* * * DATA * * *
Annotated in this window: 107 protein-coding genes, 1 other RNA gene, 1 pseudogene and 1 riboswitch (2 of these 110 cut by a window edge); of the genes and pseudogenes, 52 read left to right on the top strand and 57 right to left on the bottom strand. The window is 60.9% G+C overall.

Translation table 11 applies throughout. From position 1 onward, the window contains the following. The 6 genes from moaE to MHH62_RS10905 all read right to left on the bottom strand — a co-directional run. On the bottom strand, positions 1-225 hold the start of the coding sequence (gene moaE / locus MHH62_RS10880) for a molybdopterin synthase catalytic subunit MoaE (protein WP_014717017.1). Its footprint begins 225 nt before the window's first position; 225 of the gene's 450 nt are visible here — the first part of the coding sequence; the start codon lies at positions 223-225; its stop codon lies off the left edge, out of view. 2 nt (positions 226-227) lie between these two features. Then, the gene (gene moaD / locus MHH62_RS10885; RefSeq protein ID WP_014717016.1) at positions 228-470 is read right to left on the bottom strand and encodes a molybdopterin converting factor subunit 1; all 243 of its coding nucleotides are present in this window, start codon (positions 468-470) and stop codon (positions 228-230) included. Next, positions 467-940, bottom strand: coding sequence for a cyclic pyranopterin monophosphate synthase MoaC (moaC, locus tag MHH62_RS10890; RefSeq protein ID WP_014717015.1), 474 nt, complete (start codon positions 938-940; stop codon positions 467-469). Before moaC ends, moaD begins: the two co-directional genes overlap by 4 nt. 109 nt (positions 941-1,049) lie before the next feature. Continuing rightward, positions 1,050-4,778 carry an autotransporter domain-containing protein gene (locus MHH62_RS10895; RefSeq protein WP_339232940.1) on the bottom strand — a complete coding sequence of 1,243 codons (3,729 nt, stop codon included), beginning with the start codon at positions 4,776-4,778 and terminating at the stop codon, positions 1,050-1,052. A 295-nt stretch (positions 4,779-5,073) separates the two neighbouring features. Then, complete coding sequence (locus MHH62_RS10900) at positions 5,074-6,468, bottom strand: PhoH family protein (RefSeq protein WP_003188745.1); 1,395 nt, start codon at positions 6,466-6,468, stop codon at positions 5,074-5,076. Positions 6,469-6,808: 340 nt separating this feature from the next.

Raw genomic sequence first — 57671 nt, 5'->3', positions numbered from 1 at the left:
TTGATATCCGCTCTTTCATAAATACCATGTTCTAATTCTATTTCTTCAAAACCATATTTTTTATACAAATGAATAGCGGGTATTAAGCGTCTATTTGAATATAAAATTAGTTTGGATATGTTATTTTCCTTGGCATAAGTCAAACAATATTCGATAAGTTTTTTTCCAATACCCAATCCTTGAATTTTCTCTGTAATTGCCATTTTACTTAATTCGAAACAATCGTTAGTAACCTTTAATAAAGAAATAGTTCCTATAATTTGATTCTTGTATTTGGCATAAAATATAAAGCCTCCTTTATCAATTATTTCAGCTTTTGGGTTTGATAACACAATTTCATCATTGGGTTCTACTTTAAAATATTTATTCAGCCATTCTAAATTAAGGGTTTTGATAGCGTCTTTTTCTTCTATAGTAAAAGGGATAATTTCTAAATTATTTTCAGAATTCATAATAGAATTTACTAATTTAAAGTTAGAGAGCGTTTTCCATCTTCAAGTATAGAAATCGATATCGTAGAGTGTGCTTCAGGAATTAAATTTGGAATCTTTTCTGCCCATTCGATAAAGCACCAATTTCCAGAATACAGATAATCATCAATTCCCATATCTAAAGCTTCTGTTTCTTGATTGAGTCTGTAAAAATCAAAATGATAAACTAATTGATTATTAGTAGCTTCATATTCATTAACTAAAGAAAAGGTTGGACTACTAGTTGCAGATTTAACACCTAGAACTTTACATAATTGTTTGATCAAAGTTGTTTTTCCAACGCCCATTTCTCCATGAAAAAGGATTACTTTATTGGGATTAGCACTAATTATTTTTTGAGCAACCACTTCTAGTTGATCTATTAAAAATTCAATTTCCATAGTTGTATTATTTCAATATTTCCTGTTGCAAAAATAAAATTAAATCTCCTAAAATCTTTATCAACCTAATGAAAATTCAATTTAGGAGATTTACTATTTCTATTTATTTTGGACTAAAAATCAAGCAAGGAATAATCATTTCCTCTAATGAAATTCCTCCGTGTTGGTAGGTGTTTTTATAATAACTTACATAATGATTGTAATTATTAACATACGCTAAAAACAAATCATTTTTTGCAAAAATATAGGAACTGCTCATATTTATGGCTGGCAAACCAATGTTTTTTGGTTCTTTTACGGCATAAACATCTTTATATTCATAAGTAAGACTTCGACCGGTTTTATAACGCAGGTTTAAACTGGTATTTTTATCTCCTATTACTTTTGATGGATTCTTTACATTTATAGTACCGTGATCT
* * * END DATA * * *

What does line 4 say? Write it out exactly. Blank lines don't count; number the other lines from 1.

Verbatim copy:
TTGATATCCGCTCTTTCATAAATACCATGTTCTAATTCTATTTCTTCAAAACCATATTTTTTATACAAATGAATAGCGGGTATTAAGCGTCTATTTGAATATAAAATTAGTTTGGATATGTTATTTTCCTTGGCATAAGTCAAACAATATTCGATAAGTTTTTTTCCAATACCCAATCCTTGAATTTTCTCTGTAATTGCCATTTTACTTAATTCGAAACAATCGTTAGTAACCTTTAATAAAGAAATAGTTCCTATAATTTGATTCTTGTATTTGGCATAAAATATAAAGCCTCCTTTATCAATTATTTCAGCTTTTGGGTTTGATAACACAATTTCATCATTGGGTTCTACTTTAAAATATTTATTCAGCCATTCTAAATTAAGGGTTTTGATAGCGTCTTTTTCTTCTATAGTAAAAGGGATAATTTCTAAATTATTTTCAGAATTCATAATAGAATTTACTAATTTAAAGTTAGAGAGCGTTTTCCATCTTCAAGTATAGAAATCGATATCGTAGAGTGTGCTTCAGGAATTAAATTTGGAATCTTTTCTGCCCATTCGATAAAGCACCAATTTCCAGAATACAGATAATCATCAATTCCCATATCTAAAGCTTCTGTTTCTTGATTGAGTCTGTAAAAATCAAAATGATAAACTAATTGATTATTAGTAGCTTCATATTCATTAACTAAAGAAAAGGTTGGACTACTAGTTGCAGATTTAACACCTAGAACTTTACATAATTGTTTGATCAAAGTTGTTTTTCCAACGCCCATTTCTCCATGAAAAAGGATTACTTTATTGGGATTAGCACTAATTATTTTTTGAGCAACCACTTCTAGTTGATCTATTAAAAATTCAATTTCCATAGTTGTATTATTTCAATATTTCCTGTTGCAAAAATAAAATTAAATCTCCTAAAATCTTTATCAACCTAATGAAAATTCAATTTAGGAGATTTACTATTTCTATTTATTTTGGACTAAAAATCAAGCAAGGAATAATCATTTCCTCTAATGAAATTCCTCCGTGTTGGTAGGTGTTTTTATAATAACTTACATAATGATTGTAATTATTAACATACGCTAAAAACAAATCATTTTTTGCAAAAATATAGGAACTGCTCATATTTATGGCTGGCAAACCAATGTTTTTTGGTTCTTTTACGGCATAAACATCTTTATATTCATAAGTAAGACTTCGACCGGTTTTATAACGCAGGTTTAAACTGGTATTTTTATCTCCTATTACTTTTGATGGATTCTTTACATTTATAGTACCGTGATCT